Is Solvency II spelling the demise of European captives?
I remember a number of years back reading an article that predicted Solvency II would spell the end for the majority of EU captives. The argument put forward by the author was that:
- The majority of captives would simply be unable to deal with the extent of the requirements of Solvency II.
- Solvency II would decimate the EU captive population.
- Captives in the EU would either flee offshore or be shut down .
Quite an ominous message for those of us working in the industry, even if it was a little sensationalist.
Now, with less than six months to go before Solvency II is fully adopted and with the benefit of hindsight it appears that this prediction was wide of the mark.
In fact the numbers of captives in those domiciles directly impacted by Solvency II has remained relatively stable. It is true that some captives have closed or moved domicile to avoid the implications of Solvency II, but equally some new captives have been established with even some migrating into the EU from offshore.
So all this begs the question as to how captives have managed to avoid the tragic fate predicted? The answer lies in a captive’s unique ability to adapt and evolve.
Captives have managed to avoid their predicted fate because of their unique ability to adapt and evolve
Solvency II is not the first regulatory challenge captives have faced and endured, and it is unlikely to be the last. Instead, what is happening now, as happened in response to previous regulatory changes, is that captives are adapting themselves to ensure they can continue to provide the sort of solutions to the parent organisation that they were originally created for. They are evolving.
Solvency II is promoting captives to think more strategically, putting analytics and enterprise risk management at the forefront of what they do, and this can only serve to increase the value it provides the parent company.
Some captive owners are fully prepared for the 1 January 2016 effective date, whilst others have challenging months ahead aligning to the new directive. At this last leg of preparation there are a couple of areas worth highlighting.
The first one is optimising the captive capital usage using the SII capital calculation, which presents a range of challenges.
- How do you reduce capital requirements?
- How do you protect against volatility and minimise the risk of having to ask the parent for additional capital?
- How do you better use the captive to improve the return on capital employed?
When you know what the key drivers are you are looking at a range of options such as prospective reinsurance, retrospective reinsurance, and increased capital efficiency, you can more fully understand the key drivers of your Solvency II capital position.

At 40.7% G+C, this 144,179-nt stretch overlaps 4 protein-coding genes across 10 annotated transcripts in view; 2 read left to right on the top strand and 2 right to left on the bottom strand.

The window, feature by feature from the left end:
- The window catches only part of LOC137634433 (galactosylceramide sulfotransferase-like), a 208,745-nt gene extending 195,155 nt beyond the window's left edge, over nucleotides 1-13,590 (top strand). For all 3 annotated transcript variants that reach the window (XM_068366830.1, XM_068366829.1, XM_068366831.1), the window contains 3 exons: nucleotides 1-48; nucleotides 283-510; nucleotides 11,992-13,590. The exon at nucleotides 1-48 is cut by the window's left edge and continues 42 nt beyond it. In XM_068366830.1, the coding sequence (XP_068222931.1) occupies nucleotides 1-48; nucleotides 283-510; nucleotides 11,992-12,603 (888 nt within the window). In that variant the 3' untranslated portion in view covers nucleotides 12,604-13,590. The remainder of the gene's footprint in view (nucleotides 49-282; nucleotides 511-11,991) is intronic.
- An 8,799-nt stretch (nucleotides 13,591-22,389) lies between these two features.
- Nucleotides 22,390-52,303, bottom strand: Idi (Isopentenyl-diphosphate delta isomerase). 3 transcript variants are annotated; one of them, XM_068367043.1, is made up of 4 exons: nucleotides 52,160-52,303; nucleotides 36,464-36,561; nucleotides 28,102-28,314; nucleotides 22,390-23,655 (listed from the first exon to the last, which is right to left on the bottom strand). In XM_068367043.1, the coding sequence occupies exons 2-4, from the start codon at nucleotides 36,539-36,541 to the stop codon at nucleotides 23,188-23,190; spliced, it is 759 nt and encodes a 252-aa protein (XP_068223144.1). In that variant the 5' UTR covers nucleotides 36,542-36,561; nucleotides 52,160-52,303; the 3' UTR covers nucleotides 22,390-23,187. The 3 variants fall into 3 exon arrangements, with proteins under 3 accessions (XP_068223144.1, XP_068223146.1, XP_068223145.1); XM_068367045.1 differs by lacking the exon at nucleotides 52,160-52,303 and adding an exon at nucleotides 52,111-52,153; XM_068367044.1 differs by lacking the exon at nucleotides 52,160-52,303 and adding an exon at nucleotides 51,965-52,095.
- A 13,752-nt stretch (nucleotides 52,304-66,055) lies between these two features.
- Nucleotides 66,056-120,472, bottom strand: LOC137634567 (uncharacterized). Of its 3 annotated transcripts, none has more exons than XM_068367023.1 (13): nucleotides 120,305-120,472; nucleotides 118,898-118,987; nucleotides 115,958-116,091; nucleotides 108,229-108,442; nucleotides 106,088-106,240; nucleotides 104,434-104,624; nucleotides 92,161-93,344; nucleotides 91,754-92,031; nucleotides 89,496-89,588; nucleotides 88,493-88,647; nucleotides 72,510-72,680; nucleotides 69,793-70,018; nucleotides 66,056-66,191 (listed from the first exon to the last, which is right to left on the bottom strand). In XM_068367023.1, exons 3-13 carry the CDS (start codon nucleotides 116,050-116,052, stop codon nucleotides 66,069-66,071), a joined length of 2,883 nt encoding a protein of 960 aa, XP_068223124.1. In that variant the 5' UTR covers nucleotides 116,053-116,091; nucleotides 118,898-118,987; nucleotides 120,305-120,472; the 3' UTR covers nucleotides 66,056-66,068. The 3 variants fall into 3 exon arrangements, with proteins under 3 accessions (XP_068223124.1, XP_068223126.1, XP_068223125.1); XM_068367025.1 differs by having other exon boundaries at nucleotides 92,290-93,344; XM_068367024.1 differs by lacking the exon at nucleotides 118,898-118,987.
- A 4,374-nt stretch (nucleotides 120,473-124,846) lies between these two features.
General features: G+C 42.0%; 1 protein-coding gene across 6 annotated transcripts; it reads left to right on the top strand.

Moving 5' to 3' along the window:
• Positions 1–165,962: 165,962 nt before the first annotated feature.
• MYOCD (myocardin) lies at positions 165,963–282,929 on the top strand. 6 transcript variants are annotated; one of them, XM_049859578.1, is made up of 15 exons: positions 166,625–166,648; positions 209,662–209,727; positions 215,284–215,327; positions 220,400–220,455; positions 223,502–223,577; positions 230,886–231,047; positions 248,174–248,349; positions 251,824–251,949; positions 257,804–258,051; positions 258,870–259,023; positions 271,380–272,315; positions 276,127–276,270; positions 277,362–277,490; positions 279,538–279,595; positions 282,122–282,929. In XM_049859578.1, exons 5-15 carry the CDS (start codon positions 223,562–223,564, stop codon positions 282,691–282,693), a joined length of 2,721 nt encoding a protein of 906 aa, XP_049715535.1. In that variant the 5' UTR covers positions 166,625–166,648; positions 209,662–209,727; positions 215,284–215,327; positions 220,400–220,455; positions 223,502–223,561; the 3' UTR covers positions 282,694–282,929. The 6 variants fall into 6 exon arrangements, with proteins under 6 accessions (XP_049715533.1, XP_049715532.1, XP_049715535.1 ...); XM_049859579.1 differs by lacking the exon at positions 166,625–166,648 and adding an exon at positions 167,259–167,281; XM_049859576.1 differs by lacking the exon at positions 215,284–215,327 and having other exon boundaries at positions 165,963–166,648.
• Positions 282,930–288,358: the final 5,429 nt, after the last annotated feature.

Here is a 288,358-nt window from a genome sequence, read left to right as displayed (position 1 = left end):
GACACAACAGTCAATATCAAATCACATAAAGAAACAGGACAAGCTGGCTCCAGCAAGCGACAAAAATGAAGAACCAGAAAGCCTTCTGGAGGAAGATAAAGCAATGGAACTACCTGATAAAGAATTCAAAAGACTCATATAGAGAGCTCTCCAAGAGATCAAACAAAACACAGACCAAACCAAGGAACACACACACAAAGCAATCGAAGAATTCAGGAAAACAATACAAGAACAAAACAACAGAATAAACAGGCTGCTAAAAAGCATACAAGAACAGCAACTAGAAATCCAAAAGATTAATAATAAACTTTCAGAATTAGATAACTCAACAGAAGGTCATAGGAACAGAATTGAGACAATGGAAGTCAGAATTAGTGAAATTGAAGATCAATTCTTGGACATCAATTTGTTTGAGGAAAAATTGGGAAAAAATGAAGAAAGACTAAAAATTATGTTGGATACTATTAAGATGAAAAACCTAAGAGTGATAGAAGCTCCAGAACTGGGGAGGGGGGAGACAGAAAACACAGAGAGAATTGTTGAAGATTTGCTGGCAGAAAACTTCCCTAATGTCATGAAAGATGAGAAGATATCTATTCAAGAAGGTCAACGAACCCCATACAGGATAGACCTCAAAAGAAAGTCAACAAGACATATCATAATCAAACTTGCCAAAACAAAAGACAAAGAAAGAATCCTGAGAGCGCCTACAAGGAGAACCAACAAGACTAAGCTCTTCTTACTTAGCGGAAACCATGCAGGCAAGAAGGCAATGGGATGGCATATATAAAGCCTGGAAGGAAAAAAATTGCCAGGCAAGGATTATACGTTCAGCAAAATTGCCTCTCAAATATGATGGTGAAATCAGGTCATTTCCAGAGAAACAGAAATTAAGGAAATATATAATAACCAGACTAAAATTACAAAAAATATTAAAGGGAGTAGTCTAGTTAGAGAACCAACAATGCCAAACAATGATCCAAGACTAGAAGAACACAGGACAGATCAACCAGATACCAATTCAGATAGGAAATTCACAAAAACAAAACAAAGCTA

Own Risk and Solvency Assessment (ORSA)
Another area that many have yet to realise is the implementation of the Own Risk and Solvency Assessment (ORSA), which is designed to ”live” in the day-to-day management of the company by being embedded within the company’s governance and operational structures and processes.
The ORSA is intended to be a process for assessing and monitoring overall solvency, providing a comprehensive and forward-looking understanding of the risks to which a company is exposed and the capital required to cover those risks on an ongoing basis. Captives that establish a structured and practical coordination of each step in the ORSA process will form a valuable management tool for the future.
The evidence suggests that captives in Europe will be around for the foreseeable future.
Captives are by their nature dynamic. They exist in the first place to provide solutions to their parents’ risk-financing challenges and as such are always prepared to adapt and develop new solutions. The spirit of innovation within the captive community has always been exceptionally strong and it should be no real surprise that captives have adapted and developed solutions in response to the challenges introduced by Solvency II.
The journey is not yet complete, but the evidence appears to suggest that captives in Europe will be around for the foreseeable future and in a lot of cases have become more strategically significant in the parent organisation’s thinking. You could even be forgiven for stretching the argument to say that EU captives have become stronger as a result of Solvency II.
What we can say with some conviction is that if the captive’s strategy is sound and the captive is providing the value to the parent that it should, then the introduction of a new regulatory regime should not topple a captive quite so easily.
So if Solvency II is causing your captive particular issues it may in fact be a strategic issue you are facing rather than a regulatory one.